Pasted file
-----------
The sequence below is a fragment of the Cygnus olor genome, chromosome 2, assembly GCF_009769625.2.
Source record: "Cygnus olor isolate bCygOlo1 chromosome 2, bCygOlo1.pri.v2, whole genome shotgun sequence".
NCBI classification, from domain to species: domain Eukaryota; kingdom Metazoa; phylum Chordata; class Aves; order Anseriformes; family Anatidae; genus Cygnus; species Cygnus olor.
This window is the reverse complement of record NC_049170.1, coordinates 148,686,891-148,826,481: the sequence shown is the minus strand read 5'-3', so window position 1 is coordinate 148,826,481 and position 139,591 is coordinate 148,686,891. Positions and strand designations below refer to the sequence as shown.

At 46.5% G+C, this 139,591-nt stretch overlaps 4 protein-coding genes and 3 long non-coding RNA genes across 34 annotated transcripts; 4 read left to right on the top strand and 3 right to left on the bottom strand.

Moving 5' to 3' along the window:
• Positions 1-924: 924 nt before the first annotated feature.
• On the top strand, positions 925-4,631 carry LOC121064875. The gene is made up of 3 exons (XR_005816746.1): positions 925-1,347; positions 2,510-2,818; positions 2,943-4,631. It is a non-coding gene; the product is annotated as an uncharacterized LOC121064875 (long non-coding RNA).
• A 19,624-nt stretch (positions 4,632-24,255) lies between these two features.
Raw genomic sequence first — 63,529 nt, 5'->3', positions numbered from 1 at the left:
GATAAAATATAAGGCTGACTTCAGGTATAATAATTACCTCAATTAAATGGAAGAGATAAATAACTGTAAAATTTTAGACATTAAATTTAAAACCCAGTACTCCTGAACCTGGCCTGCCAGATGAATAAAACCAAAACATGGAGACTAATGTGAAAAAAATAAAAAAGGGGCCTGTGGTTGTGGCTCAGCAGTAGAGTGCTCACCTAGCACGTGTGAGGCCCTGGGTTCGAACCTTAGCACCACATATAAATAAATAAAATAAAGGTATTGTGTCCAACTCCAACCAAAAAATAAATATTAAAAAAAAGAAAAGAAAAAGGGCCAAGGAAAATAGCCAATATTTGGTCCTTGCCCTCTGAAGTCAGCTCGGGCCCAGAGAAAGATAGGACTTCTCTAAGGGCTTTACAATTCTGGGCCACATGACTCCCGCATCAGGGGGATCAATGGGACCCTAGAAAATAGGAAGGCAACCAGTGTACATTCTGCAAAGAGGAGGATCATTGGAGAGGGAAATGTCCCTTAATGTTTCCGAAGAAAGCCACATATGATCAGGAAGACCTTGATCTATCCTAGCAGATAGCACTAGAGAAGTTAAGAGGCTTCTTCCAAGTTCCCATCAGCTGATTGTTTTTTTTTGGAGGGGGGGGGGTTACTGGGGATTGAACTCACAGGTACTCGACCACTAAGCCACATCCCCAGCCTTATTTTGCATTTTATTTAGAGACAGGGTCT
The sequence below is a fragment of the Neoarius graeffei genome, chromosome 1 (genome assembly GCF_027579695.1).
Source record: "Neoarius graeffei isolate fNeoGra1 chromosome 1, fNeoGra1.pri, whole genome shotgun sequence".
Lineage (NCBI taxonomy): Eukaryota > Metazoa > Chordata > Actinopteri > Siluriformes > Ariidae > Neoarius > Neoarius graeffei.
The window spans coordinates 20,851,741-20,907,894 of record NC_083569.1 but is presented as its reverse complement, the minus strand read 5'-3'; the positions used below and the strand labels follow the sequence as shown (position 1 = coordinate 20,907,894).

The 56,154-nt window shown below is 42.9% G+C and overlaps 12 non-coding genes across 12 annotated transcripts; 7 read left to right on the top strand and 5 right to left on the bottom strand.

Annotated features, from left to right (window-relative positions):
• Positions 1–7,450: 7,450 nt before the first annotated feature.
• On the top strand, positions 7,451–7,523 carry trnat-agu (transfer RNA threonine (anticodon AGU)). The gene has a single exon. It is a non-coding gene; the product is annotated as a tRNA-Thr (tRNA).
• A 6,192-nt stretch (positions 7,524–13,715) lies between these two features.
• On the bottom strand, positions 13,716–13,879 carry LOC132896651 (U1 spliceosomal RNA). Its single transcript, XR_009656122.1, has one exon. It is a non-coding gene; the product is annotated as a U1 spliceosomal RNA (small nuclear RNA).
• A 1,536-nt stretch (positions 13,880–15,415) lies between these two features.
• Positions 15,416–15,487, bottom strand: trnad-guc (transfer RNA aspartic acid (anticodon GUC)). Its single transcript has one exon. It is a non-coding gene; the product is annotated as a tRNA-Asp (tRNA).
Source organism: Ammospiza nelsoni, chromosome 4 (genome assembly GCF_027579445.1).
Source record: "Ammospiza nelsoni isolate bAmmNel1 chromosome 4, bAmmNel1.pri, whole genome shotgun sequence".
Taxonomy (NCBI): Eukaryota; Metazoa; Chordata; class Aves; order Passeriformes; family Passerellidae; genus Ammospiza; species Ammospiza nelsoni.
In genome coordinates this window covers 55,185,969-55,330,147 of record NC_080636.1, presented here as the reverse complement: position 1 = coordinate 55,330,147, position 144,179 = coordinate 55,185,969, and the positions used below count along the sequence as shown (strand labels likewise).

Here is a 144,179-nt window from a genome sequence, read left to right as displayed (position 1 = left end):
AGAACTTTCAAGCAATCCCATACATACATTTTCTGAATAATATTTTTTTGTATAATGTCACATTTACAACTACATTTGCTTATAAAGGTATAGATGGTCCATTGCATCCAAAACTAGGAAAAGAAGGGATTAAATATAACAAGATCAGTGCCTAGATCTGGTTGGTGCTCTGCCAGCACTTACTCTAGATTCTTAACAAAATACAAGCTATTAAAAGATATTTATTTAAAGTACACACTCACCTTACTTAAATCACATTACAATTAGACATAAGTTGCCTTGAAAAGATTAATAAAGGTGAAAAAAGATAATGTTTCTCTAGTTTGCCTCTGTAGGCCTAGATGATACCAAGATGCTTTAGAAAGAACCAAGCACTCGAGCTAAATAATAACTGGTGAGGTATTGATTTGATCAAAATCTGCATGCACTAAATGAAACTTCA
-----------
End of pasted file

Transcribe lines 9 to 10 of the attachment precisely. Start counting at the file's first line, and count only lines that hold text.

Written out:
• A 19,624-nt stretch (positions 4,632-24,255) lies between these two features.
Raw genomic sequence first — 63,529 nt, 5'->3', positions numbered from 1 at the left: